Now he asks two critical questions, the answers to which go very far in explaining and confirming the doctrine which he has been unfolding.  First, he asks how this faith was reckoned; and then, to clarify and expand upon the first question, he puts it more plainly by asking if faith was reckoned to Abraham as righteousness after he was circumcised, or before.  The answer is absolutely critical, and is a fatal blow to the self-righteousness of the Jews who gloried in their circumcision as being an essential part of their righteousness with God: “Not in circumcision, but in uncircumcision.”  Because the Jews believed that circumcision was absolutely necessary to salvation (let us not forget that this was the main point of dispute at the great Jerusalem church council of Acts 15), it would stand to reason that their great patriarch Abraham entered into righteousness when he circumcised himself and his family.  But in God’s sovereign wisdom, He saw to it that the proclamation of Abraham as righteous through faith occurred before he was circumcised.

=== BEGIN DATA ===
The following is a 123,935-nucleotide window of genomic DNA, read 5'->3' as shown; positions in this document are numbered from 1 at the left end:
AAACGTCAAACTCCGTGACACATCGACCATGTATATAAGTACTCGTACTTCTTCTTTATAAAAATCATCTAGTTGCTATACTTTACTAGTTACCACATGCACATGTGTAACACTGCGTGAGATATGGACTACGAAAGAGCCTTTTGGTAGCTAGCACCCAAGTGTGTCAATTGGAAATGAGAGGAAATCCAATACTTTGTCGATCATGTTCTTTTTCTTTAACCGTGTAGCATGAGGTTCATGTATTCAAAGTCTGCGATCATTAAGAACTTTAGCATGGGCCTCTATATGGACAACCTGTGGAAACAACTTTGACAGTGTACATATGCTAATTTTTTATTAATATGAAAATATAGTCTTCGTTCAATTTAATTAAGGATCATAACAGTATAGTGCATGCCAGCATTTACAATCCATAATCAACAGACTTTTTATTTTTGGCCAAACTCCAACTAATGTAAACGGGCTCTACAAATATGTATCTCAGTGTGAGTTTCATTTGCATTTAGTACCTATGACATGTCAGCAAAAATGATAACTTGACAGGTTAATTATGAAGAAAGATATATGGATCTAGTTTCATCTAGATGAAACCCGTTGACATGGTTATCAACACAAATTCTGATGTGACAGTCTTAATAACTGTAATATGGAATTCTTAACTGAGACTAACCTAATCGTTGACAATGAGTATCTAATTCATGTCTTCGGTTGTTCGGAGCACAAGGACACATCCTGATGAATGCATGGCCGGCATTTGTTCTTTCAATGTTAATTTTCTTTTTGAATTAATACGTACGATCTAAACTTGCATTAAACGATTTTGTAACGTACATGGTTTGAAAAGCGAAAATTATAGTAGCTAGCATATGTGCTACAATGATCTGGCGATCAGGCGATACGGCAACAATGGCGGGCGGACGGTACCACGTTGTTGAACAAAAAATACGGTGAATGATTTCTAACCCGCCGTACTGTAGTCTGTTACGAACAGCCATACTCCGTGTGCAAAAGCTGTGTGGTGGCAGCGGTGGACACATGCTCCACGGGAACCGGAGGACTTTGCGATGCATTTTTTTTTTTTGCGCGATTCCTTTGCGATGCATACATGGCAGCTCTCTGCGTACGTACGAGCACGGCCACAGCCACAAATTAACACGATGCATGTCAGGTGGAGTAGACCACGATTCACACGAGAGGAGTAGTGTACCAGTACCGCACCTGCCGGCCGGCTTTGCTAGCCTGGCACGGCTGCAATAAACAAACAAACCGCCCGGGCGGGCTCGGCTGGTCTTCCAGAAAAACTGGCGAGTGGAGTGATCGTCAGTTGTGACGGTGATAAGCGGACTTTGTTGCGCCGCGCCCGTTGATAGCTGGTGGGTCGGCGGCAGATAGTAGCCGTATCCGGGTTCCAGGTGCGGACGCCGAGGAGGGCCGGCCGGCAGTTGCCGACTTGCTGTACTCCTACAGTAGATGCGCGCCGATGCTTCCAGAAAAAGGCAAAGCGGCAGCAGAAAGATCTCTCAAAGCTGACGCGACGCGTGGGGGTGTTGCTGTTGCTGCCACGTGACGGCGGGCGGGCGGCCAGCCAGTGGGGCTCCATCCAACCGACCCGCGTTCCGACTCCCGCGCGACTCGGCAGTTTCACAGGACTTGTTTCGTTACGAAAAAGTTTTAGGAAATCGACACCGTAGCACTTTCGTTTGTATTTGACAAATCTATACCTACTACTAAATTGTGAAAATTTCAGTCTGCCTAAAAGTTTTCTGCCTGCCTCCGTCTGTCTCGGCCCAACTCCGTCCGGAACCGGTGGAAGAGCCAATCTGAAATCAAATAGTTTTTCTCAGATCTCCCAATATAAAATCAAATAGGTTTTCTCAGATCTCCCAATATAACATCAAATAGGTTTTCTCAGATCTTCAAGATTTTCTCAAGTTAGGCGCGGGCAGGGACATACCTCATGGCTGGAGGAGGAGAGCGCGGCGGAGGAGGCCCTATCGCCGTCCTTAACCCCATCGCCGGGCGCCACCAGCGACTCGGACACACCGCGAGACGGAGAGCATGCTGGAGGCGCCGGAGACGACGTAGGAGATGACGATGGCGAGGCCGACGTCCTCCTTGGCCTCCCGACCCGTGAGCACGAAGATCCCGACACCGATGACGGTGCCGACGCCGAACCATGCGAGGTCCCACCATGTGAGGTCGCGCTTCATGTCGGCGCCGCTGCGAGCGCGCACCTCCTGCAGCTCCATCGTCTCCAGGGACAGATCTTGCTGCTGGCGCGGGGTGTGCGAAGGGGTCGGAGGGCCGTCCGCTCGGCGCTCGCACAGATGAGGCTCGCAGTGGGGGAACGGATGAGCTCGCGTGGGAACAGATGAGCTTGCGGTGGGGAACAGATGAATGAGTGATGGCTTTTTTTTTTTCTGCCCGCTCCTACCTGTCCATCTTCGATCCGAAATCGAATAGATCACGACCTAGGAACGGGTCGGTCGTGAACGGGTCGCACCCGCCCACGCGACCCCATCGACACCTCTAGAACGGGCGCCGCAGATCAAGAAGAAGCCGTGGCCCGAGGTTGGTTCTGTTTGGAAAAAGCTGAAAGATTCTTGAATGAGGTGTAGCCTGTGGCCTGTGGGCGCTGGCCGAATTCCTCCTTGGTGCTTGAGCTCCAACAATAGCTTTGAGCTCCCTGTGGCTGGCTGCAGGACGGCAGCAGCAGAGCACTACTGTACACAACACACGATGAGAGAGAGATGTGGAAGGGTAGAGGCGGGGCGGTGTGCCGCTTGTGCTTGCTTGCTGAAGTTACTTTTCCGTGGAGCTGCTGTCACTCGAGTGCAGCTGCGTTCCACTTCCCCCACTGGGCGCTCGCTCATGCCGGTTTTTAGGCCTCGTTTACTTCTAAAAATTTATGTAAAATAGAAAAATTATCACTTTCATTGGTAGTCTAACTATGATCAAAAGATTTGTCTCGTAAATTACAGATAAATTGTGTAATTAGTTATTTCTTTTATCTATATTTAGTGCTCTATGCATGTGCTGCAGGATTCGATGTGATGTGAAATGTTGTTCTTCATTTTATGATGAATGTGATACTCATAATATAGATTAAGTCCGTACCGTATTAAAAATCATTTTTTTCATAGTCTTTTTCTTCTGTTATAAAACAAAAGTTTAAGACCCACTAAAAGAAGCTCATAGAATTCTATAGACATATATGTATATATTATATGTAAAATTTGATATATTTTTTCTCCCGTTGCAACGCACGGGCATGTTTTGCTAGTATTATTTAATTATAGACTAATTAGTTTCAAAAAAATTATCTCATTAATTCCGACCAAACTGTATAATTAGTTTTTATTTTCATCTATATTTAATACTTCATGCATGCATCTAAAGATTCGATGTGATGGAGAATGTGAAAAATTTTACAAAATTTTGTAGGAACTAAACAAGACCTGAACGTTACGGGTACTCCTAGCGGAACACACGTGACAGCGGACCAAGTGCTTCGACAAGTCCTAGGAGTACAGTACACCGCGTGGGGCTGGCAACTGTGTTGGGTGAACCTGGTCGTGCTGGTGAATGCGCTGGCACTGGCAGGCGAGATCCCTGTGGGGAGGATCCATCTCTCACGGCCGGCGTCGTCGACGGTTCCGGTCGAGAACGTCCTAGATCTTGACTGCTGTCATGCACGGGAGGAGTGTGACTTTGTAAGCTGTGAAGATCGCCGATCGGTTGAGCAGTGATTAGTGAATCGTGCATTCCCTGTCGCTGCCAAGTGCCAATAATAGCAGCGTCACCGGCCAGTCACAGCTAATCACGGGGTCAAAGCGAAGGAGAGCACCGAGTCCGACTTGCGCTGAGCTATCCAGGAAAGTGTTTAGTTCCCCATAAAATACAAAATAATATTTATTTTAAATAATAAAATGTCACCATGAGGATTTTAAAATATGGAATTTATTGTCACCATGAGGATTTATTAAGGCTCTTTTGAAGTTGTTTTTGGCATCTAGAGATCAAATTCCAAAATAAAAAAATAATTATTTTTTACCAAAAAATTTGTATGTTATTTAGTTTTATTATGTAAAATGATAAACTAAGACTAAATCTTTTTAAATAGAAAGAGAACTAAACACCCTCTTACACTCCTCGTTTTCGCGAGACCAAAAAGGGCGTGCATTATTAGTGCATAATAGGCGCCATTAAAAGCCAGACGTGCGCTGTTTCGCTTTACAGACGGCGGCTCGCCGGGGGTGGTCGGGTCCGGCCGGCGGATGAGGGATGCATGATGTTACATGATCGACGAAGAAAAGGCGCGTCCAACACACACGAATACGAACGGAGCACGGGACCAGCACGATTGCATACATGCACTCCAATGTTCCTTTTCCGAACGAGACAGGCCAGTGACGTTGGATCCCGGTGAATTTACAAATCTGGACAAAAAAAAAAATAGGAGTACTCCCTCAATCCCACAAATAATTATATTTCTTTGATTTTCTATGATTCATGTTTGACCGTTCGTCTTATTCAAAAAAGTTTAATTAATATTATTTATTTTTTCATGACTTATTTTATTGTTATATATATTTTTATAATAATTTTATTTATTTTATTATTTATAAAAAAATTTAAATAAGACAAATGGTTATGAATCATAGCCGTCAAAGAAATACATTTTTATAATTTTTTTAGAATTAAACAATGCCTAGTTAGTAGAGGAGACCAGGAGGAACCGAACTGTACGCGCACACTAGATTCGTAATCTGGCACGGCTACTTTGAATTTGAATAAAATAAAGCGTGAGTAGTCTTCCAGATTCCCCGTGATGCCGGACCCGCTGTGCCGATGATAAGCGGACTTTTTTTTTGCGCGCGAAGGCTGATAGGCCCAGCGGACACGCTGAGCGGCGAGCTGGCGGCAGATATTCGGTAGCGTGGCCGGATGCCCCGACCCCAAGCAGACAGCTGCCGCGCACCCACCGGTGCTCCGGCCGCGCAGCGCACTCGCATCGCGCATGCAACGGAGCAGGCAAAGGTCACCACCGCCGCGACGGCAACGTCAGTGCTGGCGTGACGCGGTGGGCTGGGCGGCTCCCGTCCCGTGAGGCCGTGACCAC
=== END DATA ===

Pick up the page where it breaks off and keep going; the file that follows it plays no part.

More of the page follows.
The chronology here is of the utmost importance.  Had it been otherwise, the Jews could have argued very reasonably that Abraham became righteous because he was obedient to God’s command to circumcise himself and all the male members of his household.  But since the scriptures declared Abraham to have righteousness accounted to him because of his faith many years before circumcision entered the picture, it is indisputable that the righteousness which saved Abraham was entirely unconnected to his circumcision.